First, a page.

Thiamine hydrochloride is structurally similar to thiamine pyrophosphate (TPP),


which is a coenzyme universally present in all living systems. It catalyses several
biochemical reactions in natural systems.

9!

thiazole ring
NH2
N

N
N

H3C

NH2

CH3

O
S

OH OH
P O P OO
O

H3C

CH3

ClN

OH
S

Thiamine hydrochloride

TPP

Thiamine binds to an enzyme before the enzyme is activated. The enzyme also binds
to the substrate (protein). Without the coenzyme thiamine, no chemical reaction
would occur.The coenzyme is the chemical reagent.The protein molecule (enzyme)
helps and mediates the reaction by controlling stereochemica;, energetic and entropic
factors, but it is nonessential to the overall course of the reactions that it catalyses.
The most important part of the entire thiamine molecule is the central ring, the
thiazole ring, which contains nitrogen and sulphur. This ring constitutes the ragent
portion of the coenzyme. Experiments with the model compound 3,4dimethylthiazolium bromide found that it rapidly exchanged the C-2 proton for
deuterium in D2O solution. At a pD of 7 (no pH here), this proton was completely
exchanged in seconds! This indicates that the C-2 proton is more acidic than expected.
It is apparently easily removed because the conjugate base is a highly stabilised ylide.
An ylide is a compound or intermediate with positive and negative formal charges on
adjacent atoms.

H3C
C-2

H3C

H3C

H3C
S

N
H

D2O
28 oC

H3C N

Br-

H3C

N
D

Br-

The sulphur atom plays an important role in stabilising this ylide. This was shown by
comparing the rate of exchange of 1,3-dimethyl-imidazolium ion with the rate for the
thiazolium compound shown in the previous equation. The dinitrogen compound
exchanged its C-2 proton more slowly than the sulfur-containing ion. Sulfur, being in
the third row of the periodic chart has d orbitals available for bonding to adjacent
atoms. Thus is has fewer geometrical restrictions than carbon and nitrogen atoms do
and can form carbon-sulfur multiple bonds in situations in which carbon and nitrogen
normally would not.
In this experiment, we will utilise thiamine hydrochloride to catalyse the benzoin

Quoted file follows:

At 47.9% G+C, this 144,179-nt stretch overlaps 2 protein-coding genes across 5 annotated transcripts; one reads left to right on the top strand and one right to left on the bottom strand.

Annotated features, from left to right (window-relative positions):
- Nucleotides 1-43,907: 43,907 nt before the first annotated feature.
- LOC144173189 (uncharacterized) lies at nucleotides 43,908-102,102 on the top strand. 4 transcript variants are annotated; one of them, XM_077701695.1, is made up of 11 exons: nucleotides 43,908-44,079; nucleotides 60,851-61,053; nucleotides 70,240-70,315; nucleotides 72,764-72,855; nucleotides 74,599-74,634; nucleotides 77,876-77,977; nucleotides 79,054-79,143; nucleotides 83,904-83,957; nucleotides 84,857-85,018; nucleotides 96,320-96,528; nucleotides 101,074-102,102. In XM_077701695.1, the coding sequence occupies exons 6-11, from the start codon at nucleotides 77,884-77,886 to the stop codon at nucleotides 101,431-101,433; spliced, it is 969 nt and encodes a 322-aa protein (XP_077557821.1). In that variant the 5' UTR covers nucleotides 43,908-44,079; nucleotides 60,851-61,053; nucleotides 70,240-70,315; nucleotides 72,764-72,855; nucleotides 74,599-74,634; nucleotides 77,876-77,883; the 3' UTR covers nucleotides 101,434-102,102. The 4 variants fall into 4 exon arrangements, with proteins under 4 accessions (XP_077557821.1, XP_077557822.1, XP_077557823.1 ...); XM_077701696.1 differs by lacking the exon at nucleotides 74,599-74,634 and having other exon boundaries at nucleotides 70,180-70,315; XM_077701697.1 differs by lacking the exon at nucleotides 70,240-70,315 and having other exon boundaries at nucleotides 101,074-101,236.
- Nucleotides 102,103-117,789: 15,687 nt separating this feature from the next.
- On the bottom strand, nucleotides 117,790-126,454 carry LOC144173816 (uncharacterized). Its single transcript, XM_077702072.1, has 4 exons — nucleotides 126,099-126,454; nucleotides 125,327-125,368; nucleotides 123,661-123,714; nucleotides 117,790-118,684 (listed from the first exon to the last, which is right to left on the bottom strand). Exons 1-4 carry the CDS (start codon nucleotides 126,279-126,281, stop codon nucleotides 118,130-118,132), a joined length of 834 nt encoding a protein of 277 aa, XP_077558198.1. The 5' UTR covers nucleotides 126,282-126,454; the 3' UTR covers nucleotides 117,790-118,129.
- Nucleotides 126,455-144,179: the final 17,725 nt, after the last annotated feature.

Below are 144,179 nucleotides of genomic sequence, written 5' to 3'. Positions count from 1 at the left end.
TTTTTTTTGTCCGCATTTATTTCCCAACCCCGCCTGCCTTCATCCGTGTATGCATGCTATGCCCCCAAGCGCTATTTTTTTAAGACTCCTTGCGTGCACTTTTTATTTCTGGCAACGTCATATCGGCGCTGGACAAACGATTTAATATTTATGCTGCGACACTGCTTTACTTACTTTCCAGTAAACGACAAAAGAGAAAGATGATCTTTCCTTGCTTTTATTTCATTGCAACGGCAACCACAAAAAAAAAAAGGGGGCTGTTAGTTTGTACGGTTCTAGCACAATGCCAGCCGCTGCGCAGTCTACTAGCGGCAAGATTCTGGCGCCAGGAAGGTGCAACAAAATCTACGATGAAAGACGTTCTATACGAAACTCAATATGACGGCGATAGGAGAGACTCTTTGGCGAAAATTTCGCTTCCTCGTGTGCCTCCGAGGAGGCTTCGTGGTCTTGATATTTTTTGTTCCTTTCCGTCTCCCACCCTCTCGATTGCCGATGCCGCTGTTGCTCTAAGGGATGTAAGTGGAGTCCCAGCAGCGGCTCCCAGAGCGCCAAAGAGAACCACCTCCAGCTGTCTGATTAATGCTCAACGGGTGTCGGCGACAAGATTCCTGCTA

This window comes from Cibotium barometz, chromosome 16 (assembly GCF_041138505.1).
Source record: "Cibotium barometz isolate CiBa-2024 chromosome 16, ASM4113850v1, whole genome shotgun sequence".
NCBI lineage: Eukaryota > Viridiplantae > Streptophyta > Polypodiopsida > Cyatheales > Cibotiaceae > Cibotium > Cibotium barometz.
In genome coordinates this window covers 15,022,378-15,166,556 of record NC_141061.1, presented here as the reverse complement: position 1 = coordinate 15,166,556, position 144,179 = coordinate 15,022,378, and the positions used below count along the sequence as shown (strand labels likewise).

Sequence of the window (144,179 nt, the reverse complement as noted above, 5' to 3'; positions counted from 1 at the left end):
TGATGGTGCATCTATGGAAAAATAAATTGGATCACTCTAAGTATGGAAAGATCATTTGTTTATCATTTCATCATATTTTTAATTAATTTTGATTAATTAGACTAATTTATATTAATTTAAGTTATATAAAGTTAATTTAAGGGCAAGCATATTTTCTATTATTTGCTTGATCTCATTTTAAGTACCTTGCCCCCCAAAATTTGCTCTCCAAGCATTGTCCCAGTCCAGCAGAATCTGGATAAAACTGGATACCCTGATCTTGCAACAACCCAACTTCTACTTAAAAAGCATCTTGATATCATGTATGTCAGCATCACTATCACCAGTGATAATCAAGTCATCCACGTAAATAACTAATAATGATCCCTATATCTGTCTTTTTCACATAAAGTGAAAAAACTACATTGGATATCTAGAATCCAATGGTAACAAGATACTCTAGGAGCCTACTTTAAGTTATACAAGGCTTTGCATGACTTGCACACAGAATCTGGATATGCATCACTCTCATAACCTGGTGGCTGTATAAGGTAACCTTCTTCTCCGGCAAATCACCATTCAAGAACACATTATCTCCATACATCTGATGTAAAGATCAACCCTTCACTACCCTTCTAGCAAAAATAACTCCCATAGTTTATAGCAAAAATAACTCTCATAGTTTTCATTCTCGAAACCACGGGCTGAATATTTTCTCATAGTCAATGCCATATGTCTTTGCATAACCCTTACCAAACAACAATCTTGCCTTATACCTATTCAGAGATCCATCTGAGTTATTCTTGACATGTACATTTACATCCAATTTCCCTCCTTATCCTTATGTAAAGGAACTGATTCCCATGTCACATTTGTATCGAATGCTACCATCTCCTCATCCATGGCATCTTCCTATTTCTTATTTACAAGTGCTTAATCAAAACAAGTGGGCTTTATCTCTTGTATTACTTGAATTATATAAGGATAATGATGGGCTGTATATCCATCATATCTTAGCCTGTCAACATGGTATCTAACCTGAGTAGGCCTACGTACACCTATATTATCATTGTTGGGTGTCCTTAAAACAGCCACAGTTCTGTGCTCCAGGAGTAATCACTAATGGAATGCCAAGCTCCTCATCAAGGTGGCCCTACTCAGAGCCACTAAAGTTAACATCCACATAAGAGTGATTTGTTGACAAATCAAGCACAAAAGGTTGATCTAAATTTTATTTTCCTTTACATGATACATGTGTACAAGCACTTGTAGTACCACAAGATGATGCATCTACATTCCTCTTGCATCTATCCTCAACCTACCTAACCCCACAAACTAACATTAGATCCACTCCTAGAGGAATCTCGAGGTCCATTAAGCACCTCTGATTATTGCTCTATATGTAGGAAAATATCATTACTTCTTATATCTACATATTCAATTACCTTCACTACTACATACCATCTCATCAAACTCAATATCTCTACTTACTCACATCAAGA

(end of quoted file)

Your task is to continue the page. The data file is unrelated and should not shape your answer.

condensation. The mechanism (only thiazole ring is shown) is shown below:

10!

CH3
R N

CH3
R

R N

S
B-

H
Ph

R N
B-

CH3

CH3

H B

R N

R
S

S
H
Ph OH

Ph
OH
H

Ph

Ph

O
+

OH
Ph

R N

R
S

CH3

CH3

CH3

R N

H B

S
Ph
H
O H
Ph OH
B-

R N

R
S

Ph
H
OH
Ph OH

Procedure
Add 1.5 g thiamine hydrochloride to a 50-mL Erlenmeyer flask. Dissolve the solid in
2 mL of water by swirling the flask. Add 15 mL of 95% ethanol and swirl the solution
until it is homogeneous. To this solution, add 4.5 mL of an aqueous sodium hydroxide
(instructor: dissolve 40 g of NaOH in 500 mL water) solution and swirl the flask
until the bright yellow colour fades to a pale yellow colour. Carefully measure 4.5
mL of pure benzaldehyde and add it to the flask. Swirl the contents of the flask until
they are homogeneous. Stopper the flask and allow it to stand in a dark place for at
least two days.
Isolation of Crude Benzoin. If crystals have not formed after two days, initiate
crystallisation by scratching the inside of the flask with a glass stirring rod. Allow
about 5 minutes for the crystals of benzoin to fully form. Place the flask, with crystals
into an ice bath for 5-10 minutes.
If for some reason the product separates as an oil, it may be helpful to scratch the
flask with a glass rod or seed the mixture by allowing a small amount of solution to
dry on the end of a glass rod and then placing this into the mixture. Cool the mixture
in an ice bath before filtering.
Break up the crystalline mass with a spatula, swirl the flask rapidly and quickly
transfer the benzoin to a Bchner funnel under vacuum. Wash the crystals with two 5mL portions of ice-cold water. Allow the benzoin to dry in the Bchner funnel by
drawing air through the crystals for about 5 minutes. Transfer the benzoin to a watch
glass and leave it in an oven set at about 100 oC for a few minutes to dry.
Weigh the benzoin and calculate the percentage yield based on the amount of
benzaldehyde used initially. Determine the melting point.
Purify the crude benzoin by crystallisation from hot 95% ethanol using Erlenmeyer
flask. After the crystals have cooled in an ice bath, collect the crystals on a Bchner
funnel. The product may be dried in a few minutes in an oven set at about 100 oC.
Determine the melting point of the purified benzoin.

11!

Questions:
1. The infrared spectra of benzoin and benzaldehyde are given. Interpret the
principal peaks in the spectra.

2. Draw a mechanism for the cyanide-catalysed conversion of benzaldehyde to


benzoin, The intermediate (shown in brackets), is thought to be involved in the
mechanism.
2

CHO

O OH
C CH

CNOH
C
CN

B. Preparation of Benzil
In this experiment, benzil is prepared by oxidation of an -hydroxyketone, benzoin
prepared earlier. This oxidation can be done with mild oxidising agents such as
Fehlings solution or copper sulphate in pyridine. In this experiment, it is performed
with nitric acid.

HNO3

OH

12!

Place 2.5 g of benzoin into a 25-mL round-bottom flask and add 12 mL of